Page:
Cereal milk ice cream
We sat curled up on the couch, braving the steady stream of chilly air that snuck through the seams of the industrial windows. I knew those things were going to be trouble the moment I laid eyes on them, but at the time I didn't care. I was entranced by the immense amount of natural light they let into the main living area. And their ability to open downward, making them perfect for rainy days. Except we hardly ever have rainy days. This, much like the situation with the cold, I didn't conceive until after we were months deep into our lease. After I had fallen in love with our little home at the top of an old warehouse, ten times over.
That evening, our bodies were wrapped in blankets, our feet in two pairs of socks. It was cold. But not cold enough to squander his insatiable craving for ice cream. A craving I tried so hard to suffocate with copious amounts of chocolate and other sugary things, but I had no luck. As it turns out, you can't just sweep a man's ice cream craving (or any craving, for that matter) under the rug because it comes back full force days later. When it's five below zero. It's too cold for ice cream, I told him. But he didn't care. He wanted it. Bad.
I untangled our feet and went to abandon my comfy spot on the couch, hoping he'd drag me back down and make me stay. Because I like to think that the warmth from my body reigns supreme to the satisfaction that comes with eating ice cream. Turns out it doesn't, because he let me go into the cold. And so I put on an extra pair of striped long johns, his slippers, one of his thermals, a sweater, and a down parka. All of this to make ice cream for the man who complains about not getting warm waffles in the morning, but then he sleeps through breakfast when I finally get around to making them (side note: I have waffles every morning, he's just not up early enough to bask in the deliciousness). Despite not getting waffles on demand, this man is loved. I hope he knows that.
When the ice cream was ready, I scooped it into pretty bowls and we shivered on the couch and laughed about the fact that our loft was 57˚ and we were shoveling spoonfuls of frozen, milky goodness into our mouths. It was then that I decided to order a space heater. Because eating ice cream next to a surge of heat seemed much more enjoyable than the current situation, which was eating ice cream on our frozen couch, swaddled in so many blankets we could hardly move.
To tide us over until aforementioned heating device arrived, I took a page from the book of a little punk I used to nanny. Let me preface this by saying it was not my proudest moment. I retrieved my hair dryer from the bathroom and used it to heat our blanket cave, to which Thom completely objected up until the moment he realized he could feel his toes again. I'm going to go ahead and say that you should not use a hair dryer as your own personal heater because it absolutely is not safe. Unless your living room is 57˚. Then I'd venture to say that keeping warm takes precedence over any risks or dangers associated with using a hair dryer for anything other than drying your hair.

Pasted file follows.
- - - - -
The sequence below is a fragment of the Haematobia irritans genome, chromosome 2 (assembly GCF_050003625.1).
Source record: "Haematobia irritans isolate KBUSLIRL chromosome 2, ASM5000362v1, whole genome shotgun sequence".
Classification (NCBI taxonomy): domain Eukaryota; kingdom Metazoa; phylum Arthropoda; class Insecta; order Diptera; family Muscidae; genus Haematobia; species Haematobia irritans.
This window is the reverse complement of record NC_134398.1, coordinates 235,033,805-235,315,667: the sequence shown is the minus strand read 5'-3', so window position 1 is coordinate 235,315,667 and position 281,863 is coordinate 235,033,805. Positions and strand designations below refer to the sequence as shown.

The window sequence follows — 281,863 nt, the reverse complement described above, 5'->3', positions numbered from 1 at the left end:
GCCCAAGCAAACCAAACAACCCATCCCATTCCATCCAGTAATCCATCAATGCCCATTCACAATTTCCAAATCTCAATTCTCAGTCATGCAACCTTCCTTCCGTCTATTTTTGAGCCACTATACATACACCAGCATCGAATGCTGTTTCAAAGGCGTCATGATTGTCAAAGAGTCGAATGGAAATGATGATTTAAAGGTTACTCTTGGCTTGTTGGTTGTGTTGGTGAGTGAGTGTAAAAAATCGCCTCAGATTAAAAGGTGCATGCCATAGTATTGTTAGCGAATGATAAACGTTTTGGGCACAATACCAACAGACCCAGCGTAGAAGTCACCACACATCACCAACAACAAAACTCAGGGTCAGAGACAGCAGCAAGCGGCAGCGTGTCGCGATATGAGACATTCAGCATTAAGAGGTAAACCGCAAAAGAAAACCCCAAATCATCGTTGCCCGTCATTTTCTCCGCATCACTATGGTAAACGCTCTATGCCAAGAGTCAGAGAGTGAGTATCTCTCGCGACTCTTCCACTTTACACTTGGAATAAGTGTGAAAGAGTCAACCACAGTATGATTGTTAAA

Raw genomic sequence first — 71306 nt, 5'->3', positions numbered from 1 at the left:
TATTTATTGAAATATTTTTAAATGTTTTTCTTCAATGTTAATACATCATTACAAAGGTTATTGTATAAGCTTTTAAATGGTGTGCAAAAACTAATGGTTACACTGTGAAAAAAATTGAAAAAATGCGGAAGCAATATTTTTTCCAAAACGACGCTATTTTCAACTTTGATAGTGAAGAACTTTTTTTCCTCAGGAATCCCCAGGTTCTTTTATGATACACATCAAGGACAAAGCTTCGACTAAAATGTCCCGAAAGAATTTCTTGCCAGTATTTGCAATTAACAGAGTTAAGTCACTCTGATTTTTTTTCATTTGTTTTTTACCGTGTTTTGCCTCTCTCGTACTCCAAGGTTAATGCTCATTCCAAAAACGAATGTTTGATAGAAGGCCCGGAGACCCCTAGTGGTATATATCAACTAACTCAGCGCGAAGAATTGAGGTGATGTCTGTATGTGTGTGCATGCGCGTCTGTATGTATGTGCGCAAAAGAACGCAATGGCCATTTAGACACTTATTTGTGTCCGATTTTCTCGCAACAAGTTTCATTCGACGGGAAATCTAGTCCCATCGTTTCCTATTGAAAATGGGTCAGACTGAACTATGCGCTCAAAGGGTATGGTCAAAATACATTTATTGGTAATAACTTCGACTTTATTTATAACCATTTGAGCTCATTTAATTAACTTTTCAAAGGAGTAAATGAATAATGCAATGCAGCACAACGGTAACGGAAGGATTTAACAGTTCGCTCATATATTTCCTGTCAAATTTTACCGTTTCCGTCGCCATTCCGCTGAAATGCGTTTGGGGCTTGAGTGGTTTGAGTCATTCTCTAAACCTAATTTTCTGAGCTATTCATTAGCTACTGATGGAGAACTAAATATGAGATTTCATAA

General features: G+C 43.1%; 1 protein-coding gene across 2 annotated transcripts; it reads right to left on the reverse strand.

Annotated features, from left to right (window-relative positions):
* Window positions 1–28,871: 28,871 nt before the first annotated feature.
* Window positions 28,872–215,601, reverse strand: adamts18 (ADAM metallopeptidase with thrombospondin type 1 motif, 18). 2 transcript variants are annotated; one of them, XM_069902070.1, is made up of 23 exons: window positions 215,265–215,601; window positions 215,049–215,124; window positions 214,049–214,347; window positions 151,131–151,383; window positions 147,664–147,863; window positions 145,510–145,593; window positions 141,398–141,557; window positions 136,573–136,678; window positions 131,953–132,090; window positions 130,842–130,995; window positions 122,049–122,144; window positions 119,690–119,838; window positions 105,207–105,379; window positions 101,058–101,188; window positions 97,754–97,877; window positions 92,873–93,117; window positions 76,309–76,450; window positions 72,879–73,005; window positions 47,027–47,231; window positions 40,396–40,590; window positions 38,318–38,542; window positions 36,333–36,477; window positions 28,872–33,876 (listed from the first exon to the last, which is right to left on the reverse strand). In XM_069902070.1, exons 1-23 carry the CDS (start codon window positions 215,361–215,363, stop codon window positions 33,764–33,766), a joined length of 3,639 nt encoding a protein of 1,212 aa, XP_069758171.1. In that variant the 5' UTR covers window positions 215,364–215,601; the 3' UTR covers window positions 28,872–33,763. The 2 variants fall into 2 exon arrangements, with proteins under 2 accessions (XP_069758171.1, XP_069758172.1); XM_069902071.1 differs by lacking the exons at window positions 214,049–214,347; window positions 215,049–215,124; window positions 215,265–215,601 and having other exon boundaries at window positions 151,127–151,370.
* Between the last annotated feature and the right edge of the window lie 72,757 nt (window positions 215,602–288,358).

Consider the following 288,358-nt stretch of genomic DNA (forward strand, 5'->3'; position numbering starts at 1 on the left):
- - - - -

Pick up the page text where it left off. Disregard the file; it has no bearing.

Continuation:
But really, don't do it.
Notes: This recipe calls for more coconut milk than usual because the cereal absorbs a lot of the milk (about one can's worth). I've made this with light coconut milk (and almond milk - holla!), but if you do this you'll want to soak the cereal overnight. It won't be nearly as creamy as the full fat coconut milk variety, but it's pretty damn close. Growing up, I always loved fruity cereal milk so I went with Cascadian Farm Fruitful O's. But feel free to use any kind of cereal you want - a few favorite cereals are Original Puffins, Peanut Butter Panda Puffs, and Chocolate Koala Crisp.
PS - I've got a s'mores version coming at you once the temperatures start to rise. Complete with graham cracker cereal milk, fluffy marshmallows, and chunks of rich dark chocolate.
CEREAL MILK ICE CREAM
5 cups cereal
5 1/4 cups full fat coconut milk (3 cans)
1/4 cup cane sugar
1 teaspoon pure vanilla extract
Add the cereal to a large mixing bowl. Cover with coconut milk and stir to combine. Place a large, heavy plate on top to ensure the cereal is sumberged the entire time. Refrigerate for 2 hours, stirring every 30 minutes. Once the cereal has soaked, use a fine mesh strainer to strain the mixture over a medium saucepan; make sure to firmly press the cereal mush to get out as much coconut milk as possible. After you’ve pressed out as much of milk you can get, scoop the layer of thick cream that formed on the bottom of the strainer into the pot. Set the saucepan over medium heat and whisk in the sugar and vanilla extract; bring to a boil and whisk vigorously for 45 seconds. Remove from heat and transfer the mixture to a large bowl. Allow to cool for 30 minutes, then cover with plastic wrap and chill in the refrigerator for at least 4 hours. Once chilled, pour the mixture into the bowl of your ice cream machine and mix according to the manufacturer’s instructions. Eat ice cream immideately (it will be somewhat soft) or transfer to a container and freeze until ready to consume. Thaw for 10-15 minutes before serving. Top with crushed cereal, if desired.
Yield: about 1 quart